Long term contracts provide financial security, but it’s not as though the superstars will be hampered by five-year contracts. They will continue to be paid top dollar, either from their current teams, or by another via free agency. Even if the league succeeds in implementing five-year term limits, there will be teams willing to pay (and over-pay) for top talent.

During the CBA covering the period from 1994-95 to 2003-04, star players rarely saw contracts longer than five years. Alexei Yashin inked a ten-year deal with the NY Islanders in 2001, and Jaromir Jagr a seven-year deal with the Washington Capitals in 2002, but those were exceptions.

It was only under the recent CBA when there was a notable increase in the number of contracts stretching beyond five years in length, mainly done as a means of legally circumventing the salary cap.

Had the NHL not succeeded in implementing a salary cap under the previous CBA, there wouldn’t have been any need for teams to sign players to such lengthy, front-loaded contracts. Star players still would’ve received contracts around five years in length.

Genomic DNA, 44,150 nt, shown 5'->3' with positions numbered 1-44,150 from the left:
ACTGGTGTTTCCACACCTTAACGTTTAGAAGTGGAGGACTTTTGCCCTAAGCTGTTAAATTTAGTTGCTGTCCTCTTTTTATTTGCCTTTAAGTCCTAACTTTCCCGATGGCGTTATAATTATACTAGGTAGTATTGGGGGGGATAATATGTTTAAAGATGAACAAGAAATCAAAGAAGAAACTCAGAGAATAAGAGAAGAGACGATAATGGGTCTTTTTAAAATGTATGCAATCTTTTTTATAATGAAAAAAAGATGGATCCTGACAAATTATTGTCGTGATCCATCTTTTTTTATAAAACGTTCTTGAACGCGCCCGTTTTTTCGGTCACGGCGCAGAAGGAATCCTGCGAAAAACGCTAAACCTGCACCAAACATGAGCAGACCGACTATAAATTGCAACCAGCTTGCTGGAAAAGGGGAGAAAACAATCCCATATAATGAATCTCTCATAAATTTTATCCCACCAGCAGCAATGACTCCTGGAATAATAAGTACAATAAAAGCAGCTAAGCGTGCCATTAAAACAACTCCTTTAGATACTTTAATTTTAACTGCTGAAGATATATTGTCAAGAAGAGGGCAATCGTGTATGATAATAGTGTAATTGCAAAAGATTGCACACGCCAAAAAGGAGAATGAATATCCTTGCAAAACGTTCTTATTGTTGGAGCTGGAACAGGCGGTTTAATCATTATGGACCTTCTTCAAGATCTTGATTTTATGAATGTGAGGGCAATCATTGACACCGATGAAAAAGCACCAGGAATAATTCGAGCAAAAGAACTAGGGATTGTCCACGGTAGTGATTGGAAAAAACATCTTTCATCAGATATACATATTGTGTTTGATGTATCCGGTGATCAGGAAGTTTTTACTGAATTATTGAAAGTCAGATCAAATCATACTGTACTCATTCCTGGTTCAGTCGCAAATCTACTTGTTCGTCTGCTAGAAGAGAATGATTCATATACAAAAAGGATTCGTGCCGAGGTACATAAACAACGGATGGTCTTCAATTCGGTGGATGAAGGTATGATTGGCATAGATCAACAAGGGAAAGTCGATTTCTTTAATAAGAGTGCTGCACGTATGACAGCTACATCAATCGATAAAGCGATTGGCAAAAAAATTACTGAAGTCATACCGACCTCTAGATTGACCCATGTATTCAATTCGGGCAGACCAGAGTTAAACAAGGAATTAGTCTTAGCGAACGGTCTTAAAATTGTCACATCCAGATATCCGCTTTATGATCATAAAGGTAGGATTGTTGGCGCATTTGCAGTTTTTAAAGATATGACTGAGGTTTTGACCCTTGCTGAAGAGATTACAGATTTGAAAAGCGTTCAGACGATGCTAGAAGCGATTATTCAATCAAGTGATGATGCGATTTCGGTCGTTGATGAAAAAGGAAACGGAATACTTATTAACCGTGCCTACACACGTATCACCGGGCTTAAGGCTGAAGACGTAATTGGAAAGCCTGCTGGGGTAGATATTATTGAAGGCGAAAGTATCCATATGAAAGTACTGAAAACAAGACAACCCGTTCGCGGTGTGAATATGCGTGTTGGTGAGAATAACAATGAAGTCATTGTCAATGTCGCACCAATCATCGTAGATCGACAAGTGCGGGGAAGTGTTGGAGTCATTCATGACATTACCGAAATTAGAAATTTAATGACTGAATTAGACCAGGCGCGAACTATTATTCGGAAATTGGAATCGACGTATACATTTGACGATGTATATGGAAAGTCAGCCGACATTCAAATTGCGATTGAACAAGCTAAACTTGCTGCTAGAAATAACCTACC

Though it can be argued the longer term deals ensure players will be well-compensated even at the tail end of their careers, that’s simply not true in most cases, since many of those contracts are heavily front-loaded, meaning the players earn the bulk of their money in the first half of the deal.

Lengthy contracts are also difficult to move, even for players who request a trade, potentially limiting potential destinations.

Capping contracts at five years could result in more players – especially the stars – becoming easier to trade, as those with deals of five years or less are easier to move than those carrying much longer terms. Another benefit of shorter terms could be more stars entering the unrestricted free agent market.